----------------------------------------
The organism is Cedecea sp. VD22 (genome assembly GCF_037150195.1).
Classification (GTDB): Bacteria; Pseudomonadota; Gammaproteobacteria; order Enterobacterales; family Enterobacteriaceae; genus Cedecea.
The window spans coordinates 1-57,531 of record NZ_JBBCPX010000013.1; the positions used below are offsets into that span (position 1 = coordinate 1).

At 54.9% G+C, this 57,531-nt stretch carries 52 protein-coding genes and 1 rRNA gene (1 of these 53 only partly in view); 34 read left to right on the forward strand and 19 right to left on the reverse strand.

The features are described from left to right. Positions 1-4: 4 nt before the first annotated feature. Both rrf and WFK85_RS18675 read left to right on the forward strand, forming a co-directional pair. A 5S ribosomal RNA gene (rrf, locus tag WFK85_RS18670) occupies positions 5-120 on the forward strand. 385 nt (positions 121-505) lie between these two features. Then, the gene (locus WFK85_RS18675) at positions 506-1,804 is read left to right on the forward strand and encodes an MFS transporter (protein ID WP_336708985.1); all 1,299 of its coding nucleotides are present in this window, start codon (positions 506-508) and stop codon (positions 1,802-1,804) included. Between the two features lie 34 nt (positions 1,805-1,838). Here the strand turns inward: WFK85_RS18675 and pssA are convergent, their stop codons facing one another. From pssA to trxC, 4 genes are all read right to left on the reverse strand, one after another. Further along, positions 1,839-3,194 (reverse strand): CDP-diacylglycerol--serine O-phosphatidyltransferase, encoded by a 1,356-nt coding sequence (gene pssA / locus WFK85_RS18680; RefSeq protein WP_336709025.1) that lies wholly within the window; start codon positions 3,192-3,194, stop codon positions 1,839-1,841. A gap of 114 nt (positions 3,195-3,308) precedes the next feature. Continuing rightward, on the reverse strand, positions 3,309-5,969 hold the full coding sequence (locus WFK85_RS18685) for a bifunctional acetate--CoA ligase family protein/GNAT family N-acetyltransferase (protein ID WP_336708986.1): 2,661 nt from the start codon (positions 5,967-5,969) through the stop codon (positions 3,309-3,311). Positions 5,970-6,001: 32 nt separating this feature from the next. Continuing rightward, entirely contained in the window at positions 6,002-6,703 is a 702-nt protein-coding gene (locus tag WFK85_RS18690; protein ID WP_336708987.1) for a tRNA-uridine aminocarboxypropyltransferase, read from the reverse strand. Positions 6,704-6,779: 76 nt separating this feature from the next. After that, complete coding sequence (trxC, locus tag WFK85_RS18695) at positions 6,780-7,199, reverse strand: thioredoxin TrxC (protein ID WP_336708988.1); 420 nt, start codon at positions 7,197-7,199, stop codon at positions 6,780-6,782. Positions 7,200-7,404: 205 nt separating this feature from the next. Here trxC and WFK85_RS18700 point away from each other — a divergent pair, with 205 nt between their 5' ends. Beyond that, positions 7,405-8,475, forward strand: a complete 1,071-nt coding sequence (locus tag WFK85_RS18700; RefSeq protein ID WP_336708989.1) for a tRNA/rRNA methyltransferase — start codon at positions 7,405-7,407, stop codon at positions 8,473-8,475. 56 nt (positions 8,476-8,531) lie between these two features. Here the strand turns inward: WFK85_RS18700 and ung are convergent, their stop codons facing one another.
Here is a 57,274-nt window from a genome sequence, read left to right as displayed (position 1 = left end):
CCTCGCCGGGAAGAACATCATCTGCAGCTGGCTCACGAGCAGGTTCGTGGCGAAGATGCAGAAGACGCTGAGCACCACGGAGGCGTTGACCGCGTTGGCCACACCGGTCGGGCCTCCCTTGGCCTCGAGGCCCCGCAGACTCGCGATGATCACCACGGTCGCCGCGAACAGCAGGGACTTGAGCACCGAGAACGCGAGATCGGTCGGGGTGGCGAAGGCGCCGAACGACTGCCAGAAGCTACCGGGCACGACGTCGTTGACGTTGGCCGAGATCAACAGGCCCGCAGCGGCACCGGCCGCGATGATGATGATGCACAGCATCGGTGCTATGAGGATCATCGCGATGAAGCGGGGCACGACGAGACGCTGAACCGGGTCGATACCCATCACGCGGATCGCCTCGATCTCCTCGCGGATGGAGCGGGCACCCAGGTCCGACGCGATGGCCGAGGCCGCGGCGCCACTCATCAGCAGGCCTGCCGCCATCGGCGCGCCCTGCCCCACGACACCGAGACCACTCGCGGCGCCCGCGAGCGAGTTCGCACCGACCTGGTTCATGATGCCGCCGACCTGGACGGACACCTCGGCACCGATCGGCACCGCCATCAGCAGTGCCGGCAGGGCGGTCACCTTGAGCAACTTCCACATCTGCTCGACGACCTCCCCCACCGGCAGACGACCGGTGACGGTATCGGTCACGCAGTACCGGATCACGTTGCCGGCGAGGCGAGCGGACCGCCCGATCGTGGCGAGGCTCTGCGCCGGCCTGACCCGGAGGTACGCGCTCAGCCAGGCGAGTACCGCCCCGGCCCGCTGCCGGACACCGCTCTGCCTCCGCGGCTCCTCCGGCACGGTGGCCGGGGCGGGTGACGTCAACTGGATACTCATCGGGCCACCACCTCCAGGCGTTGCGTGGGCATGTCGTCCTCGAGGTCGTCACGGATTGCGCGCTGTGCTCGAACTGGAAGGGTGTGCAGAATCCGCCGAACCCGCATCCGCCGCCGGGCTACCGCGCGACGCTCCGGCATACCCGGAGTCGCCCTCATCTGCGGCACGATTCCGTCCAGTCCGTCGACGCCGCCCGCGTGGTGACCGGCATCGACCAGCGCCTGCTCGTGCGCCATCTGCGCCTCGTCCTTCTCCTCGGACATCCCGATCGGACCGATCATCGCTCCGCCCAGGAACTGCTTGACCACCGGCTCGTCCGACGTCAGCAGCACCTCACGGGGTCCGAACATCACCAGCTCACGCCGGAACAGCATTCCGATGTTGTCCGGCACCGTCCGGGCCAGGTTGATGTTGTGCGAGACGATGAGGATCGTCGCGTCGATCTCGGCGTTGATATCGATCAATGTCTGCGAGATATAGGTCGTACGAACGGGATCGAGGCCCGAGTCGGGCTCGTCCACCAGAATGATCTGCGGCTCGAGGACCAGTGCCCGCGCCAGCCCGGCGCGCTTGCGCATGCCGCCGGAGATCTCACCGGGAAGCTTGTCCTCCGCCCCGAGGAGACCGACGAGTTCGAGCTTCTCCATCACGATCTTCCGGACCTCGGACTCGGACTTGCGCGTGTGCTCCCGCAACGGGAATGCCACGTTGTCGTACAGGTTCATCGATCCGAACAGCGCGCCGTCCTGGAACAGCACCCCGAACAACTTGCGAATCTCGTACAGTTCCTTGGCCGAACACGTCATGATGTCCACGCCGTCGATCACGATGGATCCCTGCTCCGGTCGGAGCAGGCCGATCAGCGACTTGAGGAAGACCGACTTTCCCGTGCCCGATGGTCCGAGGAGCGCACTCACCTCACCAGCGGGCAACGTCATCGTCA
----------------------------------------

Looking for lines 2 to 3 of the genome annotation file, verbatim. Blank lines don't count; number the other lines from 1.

Classification (GTDB): Bacteria; Pseudomonadota; Gammaproteobacteria; order Enterobacterales; family Enterobacteriaceae; genus Cedecea.
The window spans coordinates 1-57,531 of record NZ_JBBCPX010000013.1; the positions used below are offsets into that span (position 1 = coordinate 1).